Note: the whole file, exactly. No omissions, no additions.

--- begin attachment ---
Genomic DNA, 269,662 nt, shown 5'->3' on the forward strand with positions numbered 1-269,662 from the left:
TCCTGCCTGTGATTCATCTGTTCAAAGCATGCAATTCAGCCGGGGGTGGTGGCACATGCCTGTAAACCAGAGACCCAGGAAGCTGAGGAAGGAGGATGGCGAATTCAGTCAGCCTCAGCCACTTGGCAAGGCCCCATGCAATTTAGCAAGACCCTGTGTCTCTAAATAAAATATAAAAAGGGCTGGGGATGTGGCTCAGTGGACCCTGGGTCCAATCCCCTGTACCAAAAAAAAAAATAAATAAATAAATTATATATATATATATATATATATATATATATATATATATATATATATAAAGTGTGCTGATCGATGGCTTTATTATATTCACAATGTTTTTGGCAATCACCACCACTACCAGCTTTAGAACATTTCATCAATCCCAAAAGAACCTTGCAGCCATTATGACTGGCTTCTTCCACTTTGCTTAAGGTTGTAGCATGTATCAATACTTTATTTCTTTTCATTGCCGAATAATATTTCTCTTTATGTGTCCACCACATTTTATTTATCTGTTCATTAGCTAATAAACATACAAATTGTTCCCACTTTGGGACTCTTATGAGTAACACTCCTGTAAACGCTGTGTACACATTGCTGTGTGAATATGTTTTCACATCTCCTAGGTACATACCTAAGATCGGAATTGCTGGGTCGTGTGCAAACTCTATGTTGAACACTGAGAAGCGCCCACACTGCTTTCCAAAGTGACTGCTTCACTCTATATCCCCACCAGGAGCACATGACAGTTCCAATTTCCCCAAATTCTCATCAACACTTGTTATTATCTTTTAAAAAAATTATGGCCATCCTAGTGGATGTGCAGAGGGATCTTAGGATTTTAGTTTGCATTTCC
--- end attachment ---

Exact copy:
Genomic DNA, 269,662 nt, shown 5'->3' on the forward strand with positions numbered 1-269,662 from the left:
TCCTGCCTGTGATTCATCTGTTCAAAGCATGCAATTCAGCCGGGGGTGGTGGCACATGCCTGTAAACCAGAGACCCAGGAAGCTGAGGAAGGAGGATGGCGAATTCAGTCAGCCTCAGCCACTTGGCAAGGCCCCATGCAATTTAGCAAGACCCTGTGTCTCTAAATAAAATATAAAAAGGGCTGGGGATGTGGCTCAGTGGACCCTGGGTCCAATCCCCTGTACCAAAAAAAAAAATAAATAAATAAATTATATATATATATATATATATATATATATATATATATATATATATATAAAGTGTGCTGATCGATGGCTTTATTATATTCACAATGTTTTTGGCAATCACCACCACTACCAGCTTTAGAACATTTCATCAATCCCAAAAGAACCTTGCAGCCATTATGACTGGCTTCTTCCACTTTGCTTAAGGTTGTAGCATGTATCAATACTTTATTTCTTTTCATTGCCGAATAATATTTCTCTTTATGTGTCCACCACATTTTATTTATCTGTTCATTAGCTAATAAACATACAAATTGTTCCCACTTTGGGACTCTTATGAGTAACACTCCTGTAAACGCTGTGTACACATTGCTGTGTGAATATGTTTTCACATCTCCTAGGTACATACCTAAGATCGGAATTGCTGGGTCGTGTGCAAACTCTATGTTGAACACTGAGAAGCGCCCACACTGCTTTCCAAAGTGACTGCTTCACTCTATATCCCCACCAGGAGCACATGACAGTTCCAATTTCCCCAAATTCTCATCAACACTTGTTATTATCTTTTAAAAAAATTATGGCCATCCTAGTGGATGTGCAGAGGGATCTTAGGATTTTAGTTTGCATTTCC